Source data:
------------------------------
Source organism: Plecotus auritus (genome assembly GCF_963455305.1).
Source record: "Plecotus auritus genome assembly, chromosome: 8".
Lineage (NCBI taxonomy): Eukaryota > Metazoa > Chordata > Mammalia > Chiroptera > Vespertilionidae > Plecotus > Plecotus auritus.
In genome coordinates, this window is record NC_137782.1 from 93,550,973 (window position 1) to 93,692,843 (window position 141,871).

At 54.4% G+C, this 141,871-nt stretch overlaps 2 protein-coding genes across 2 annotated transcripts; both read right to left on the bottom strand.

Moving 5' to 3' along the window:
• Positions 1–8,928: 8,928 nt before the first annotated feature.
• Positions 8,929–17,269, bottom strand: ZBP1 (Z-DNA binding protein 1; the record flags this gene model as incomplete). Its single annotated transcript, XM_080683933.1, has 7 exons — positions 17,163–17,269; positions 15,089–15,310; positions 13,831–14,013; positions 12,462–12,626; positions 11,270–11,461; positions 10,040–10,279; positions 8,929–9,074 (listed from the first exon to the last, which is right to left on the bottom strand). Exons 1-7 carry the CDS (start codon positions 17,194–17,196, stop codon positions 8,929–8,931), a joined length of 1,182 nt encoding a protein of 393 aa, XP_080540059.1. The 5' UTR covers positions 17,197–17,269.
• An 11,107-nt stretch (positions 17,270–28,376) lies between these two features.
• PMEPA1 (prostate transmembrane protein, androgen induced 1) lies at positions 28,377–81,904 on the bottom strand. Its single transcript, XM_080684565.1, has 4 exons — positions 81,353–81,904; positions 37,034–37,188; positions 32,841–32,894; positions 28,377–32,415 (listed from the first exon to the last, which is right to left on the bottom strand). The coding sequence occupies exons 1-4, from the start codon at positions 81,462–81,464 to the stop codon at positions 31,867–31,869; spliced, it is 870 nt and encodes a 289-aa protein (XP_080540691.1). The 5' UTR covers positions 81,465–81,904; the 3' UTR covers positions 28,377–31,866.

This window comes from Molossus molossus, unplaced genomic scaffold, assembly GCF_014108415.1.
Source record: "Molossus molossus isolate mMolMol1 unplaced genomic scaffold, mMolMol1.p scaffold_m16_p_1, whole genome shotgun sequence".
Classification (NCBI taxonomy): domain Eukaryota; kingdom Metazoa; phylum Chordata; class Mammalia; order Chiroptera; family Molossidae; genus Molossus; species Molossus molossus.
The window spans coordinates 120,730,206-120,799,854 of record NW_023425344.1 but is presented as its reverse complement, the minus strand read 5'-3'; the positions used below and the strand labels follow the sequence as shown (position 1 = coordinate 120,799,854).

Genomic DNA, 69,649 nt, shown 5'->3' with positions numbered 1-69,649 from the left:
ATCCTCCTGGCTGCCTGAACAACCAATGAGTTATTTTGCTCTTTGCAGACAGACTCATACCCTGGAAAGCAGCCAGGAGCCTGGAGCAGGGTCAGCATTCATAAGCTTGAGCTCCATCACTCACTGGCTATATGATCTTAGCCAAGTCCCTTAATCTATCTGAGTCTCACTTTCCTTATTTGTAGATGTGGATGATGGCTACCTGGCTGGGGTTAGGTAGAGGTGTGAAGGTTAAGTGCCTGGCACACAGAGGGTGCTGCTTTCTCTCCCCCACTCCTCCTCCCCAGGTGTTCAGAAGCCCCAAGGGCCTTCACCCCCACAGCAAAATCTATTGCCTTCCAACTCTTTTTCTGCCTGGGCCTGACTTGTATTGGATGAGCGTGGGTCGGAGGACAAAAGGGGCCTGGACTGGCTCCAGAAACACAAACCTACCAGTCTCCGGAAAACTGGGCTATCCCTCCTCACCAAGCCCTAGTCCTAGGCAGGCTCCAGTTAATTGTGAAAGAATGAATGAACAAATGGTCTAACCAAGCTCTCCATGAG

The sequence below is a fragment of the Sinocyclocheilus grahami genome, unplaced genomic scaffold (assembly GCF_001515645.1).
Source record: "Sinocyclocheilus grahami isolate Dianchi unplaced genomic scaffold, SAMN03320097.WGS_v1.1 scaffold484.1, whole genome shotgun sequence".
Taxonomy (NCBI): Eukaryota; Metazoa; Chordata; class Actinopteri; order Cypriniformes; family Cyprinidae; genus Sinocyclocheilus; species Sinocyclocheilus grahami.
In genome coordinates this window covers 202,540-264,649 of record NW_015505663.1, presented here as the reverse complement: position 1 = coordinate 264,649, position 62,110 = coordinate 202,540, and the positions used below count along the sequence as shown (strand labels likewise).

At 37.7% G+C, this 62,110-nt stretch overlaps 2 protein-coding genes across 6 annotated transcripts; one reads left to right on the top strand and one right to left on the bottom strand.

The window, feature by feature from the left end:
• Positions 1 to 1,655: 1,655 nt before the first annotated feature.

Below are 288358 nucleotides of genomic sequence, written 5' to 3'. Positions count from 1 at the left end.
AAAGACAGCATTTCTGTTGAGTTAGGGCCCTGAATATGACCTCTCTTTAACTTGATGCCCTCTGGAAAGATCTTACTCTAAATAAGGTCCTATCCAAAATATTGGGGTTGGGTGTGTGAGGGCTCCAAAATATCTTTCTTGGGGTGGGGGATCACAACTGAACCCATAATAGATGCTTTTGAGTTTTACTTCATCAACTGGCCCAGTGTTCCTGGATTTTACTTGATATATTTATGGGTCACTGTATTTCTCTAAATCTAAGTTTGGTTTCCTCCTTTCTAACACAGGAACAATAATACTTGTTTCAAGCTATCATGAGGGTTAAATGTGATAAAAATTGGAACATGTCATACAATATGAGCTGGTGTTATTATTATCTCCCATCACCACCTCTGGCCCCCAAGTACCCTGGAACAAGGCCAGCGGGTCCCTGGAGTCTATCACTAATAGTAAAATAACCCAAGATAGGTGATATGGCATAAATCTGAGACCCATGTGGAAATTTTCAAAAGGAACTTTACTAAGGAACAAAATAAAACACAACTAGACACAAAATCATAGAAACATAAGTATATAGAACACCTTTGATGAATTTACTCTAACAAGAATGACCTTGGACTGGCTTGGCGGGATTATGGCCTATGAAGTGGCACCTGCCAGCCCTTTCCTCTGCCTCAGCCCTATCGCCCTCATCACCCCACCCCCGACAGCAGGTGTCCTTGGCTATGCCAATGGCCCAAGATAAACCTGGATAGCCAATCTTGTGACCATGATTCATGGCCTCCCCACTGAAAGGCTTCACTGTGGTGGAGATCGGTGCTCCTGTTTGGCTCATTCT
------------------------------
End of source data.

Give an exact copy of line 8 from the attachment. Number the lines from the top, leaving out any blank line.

• Positions 8,929–17,269, bottom strand: ZBP1 (Z-DNA binding protein 1; the record flags this gene model as incomplete). Its single annotated transcript, XM_080683933.1, has 7 exons — positions 17,163–17,269; positions 15,089–15,310; positions 13,831–14,013; positions 12,462–12,626; positions 11,270–11,461; positions 10,040–10,279; positions 8,929–9,074 (listed from the first exon to the last, which is right to left on the bottom strand). Exons 1-7 carry the CDS (start codon positions 17,194–17,196, stop codon positions 8,929–8,931), a joined length of 1,182 nt encoding a protein of 393 aa, XP_080540059.1. The 5' UTR covers positions 17,197–17,269.